Attaching JavaScript Handlers to Scroll Events = BAD!

It’s a very, very, bad idea to attach JavaScript handlers to the window scroll event. Instead, use this technique Twitter uses.

Check out John Resig’s most excellent article, Learning from Twitter for an in-depth explanation why is is a bad idea and why the alternative below works better.

It’s a very, very, bad idea to attach handlers to the window scroll event.

The Wrong Way

Depending upon the browser the scroll event can fire a lot and putting code in the scroll callback will slow down any attempts to scroll the page (not a good idea). Any performance degradation in the scroll handler(s) as a result will only compound the performance of scrolling overall.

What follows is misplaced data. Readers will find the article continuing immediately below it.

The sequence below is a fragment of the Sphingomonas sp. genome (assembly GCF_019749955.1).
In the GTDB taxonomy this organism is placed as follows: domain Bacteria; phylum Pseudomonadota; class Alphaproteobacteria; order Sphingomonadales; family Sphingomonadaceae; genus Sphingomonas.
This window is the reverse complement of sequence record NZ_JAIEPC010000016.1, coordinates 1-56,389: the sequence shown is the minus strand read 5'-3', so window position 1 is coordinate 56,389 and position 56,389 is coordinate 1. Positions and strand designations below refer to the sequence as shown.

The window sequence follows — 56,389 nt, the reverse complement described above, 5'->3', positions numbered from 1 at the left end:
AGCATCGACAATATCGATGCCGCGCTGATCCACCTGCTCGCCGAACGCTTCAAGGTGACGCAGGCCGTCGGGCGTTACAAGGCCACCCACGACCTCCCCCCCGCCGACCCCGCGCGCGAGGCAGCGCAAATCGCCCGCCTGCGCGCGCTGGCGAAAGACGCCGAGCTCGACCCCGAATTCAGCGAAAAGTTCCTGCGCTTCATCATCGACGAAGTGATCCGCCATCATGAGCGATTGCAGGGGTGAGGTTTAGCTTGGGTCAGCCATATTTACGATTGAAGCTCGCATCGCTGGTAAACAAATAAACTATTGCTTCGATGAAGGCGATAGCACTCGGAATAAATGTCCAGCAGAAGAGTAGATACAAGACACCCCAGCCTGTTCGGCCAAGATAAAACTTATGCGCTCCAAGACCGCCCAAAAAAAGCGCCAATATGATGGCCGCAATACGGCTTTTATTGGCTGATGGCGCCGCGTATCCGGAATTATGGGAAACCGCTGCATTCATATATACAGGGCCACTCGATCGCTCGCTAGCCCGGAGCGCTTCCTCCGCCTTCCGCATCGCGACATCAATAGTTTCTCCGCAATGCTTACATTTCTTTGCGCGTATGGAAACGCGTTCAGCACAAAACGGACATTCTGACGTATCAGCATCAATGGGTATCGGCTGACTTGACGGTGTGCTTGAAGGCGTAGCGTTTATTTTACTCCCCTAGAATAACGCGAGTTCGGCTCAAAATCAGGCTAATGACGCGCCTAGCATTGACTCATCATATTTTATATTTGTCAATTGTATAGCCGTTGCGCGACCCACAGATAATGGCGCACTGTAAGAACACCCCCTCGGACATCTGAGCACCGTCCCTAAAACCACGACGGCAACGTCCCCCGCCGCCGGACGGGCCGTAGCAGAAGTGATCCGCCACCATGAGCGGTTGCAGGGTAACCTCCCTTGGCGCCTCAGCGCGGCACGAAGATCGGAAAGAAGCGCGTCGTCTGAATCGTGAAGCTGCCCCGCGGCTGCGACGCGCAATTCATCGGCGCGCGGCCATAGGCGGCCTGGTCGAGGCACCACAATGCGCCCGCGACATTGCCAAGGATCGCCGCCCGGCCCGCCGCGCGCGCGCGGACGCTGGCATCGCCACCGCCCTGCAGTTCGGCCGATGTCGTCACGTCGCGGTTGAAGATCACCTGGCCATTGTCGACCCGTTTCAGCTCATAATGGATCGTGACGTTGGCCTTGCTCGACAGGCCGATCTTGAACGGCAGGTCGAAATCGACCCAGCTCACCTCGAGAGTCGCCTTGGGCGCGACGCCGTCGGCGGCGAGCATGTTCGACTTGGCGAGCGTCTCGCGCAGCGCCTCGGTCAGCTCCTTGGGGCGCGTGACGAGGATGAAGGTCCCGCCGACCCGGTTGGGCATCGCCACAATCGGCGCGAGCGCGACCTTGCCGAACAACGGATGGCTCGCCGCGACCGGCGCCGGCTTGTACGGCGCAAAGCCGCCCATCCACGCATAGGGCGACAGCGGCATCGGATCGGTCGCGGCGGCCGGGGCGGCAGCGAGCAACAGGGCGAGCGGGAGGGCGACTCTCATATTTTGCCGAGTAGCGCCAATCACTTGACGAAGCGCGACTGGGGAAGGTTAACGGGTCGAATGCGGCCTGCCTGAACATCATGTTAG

$( window ).scroll( function() {
  // Do your thang!
});

The Correct Way

It’s much better to use some form of a timer to check every X milliseconds OR to attach a scroll event and only run your code after a delay (or even after a given number of executions – and then a delay).

var scrolling = false;

$( window ).scroll( function() {
  scrolling = true;
});

setInterval( function() {
  if ( scrolling ) {
    scrolling = false;
    // Do your thang!
  }
}, 250 );

Hope this helps to clear things up and provides some good advice for future infinitely-scrolling-page developers!